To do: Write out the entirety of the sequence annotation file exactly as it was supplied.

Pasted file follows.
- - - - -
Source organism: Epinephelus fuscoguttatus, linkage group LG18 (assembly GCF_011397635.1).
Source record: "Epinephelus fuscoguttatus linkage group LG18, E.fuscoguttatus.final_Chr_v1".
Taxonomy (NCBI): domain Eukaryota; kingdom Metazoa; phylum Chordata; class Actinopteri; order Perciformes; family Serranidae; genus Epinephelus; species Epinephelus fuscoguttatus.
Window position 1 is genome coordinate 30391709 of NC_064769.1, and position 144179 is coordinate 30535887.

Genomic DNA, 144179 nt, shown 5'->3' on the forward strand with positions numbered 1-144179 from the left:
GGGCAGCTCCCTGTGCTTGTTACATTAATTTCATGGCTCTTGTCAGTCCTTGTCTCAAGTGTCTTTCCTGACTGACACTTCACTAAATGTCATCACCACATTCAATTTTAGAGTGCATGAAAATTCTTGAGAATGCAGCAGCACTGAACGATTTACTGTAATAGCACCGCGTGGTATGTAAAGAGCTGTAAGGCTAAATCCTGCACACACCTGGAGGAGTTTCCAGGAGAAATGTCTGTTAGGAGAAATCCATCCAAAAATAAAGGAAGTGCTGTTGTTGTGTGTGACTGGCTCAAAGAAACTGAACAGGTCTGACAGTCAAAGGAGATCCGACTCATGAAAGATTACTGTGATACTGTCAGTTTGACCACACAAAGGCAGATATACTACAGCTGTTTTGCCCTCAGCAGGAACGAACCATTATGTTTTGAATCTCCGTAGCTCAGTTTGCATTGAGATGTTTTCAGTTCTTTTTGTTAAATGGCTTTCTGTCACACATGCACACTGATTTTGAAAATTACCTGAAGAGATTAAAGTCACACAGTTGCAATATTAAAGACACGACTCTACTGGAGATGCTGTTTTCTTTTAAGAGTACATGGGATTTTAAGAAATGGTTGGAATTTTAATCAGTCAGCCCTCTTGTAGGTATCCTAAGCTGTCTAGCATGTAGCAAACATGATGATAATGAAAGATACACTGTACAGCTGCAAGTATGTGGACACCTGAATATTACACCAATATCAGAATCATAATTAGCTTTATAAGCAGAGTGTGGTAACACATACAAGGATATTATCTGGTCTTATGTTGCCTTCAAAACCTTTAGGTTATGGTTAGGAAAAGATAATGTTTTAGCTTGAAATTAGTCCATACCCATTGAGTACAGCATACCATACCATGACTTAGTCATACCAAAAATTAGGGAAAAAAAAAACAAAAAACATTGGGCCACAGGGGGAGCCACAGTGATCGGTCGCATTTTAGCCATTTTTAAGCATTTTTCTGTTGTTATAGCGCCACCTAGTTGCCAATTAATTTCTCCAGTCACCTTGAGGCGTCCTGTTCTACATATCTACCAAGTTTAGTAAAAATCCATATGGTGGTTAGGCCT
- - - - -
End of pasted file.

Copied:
Source organism: Epinephelus fuscoguttatus, linkage group LG18 (assembly GCF_011397635.1).
Source record: "Epinephelus fuscoguttatus linkage group LG18, E.fuscoguttatus.final_Chr_v1".
Taxonomy (NCBI): domain Eukaryota; kingdom Metazoa; phylum Chordata; class Actinopteri; order Perciformes; family Serranidae; genus Epinephelus; species Epinephelus fuscoguttatus.
Window position 1 is genome coordinate 30391709 of NC_064769.1, and position 144179 is coordinate 30535887.

Genomic DNA, 144179 nt, shown 5'->3' on the forward strand with positions numbered 1-144179 from the left:
GGGCAGCTCCCTGTGCTTGTTACATTAATTTCATGGCTCTTGTCAGTCCTTGTCTCAAGTGTCTTTCCTGACTGACACTTCACTAAATGTCATCACCACATTCAATTTTAGAGTGCATGAAAATTCTTGAGAATGCAGCAGCACTGAACGATTTACTGTAATAGCACCGCGTGGTATGTAAAGAGCTGTAAGGCTAAATCCTGCACACACCTGGAGGAGTTTCCAGGAGAAATGTCTGTTAGGAGAAATCCATCCAAAAATAAAGGAAGTGCTGTTGTTGTGTGTGACTGGCTCAAAGAAACTGAACAGGTCTGACAGTCAAAGGAGATCCGACTCATGAAAGATTACTGTGATACTGTCAGTTTGACCACACAAAGGCAGATATACTACAGCTGTTTTGCCCTCAGCAGGAACGAACCATTATGTTTTGAATCTCCGTAGCTCAGTTTGCATTGAGATGTTTTCAGTTCTTTTTGTTAAATGGCTTTCTGTCACACATGCACACTGATTTTGAAAATTACCTGAAGAGATTAAAGTCACACAGTTGCAATATTAAAGACACGACTCTACTGGAGATGCTGTTTTCTTTTAAGAGTACATGGGATTTTAAGAAATGGTTGGAATTTTAATCAGTCAGCCCTCTTGTAGGTATCCTAAGCTGTCTAGCATGTAGCAAACATGATGATAATGAAAGATACACTGTACAGCTGCAAGTATGTGGACACCTGAATATTACACCAATATCAGAATCATAATTAGCTTTATAAGCAGAGTGTGGTAACACATACAAGGATATTATCTGGTCTTATGTTGCCTTCAAAACCTTTAGGTTATGGTTAGGAAAAGATAATGTTTTAGCTTGAAATTAGTCCATACCCATTGAGTACAGCATACCATACCATGACTTAGTCATACCAAAAATTAGGGAAAAAAAAAACAAAAAACATTGGGCCACAGGGGGAGCCACAGTGATCGGTCGCATTTTAGCCATTTTTAAGCATTTTTCTGTTGTTATAGCGCCACCTAGTTGCCAATTAATTTCTCCAGTCACCTTGAGGCGTCCTGTTCTACATATCTACCAAGTTTAGTAAAAATCCATATGGTGGTTAGGCCT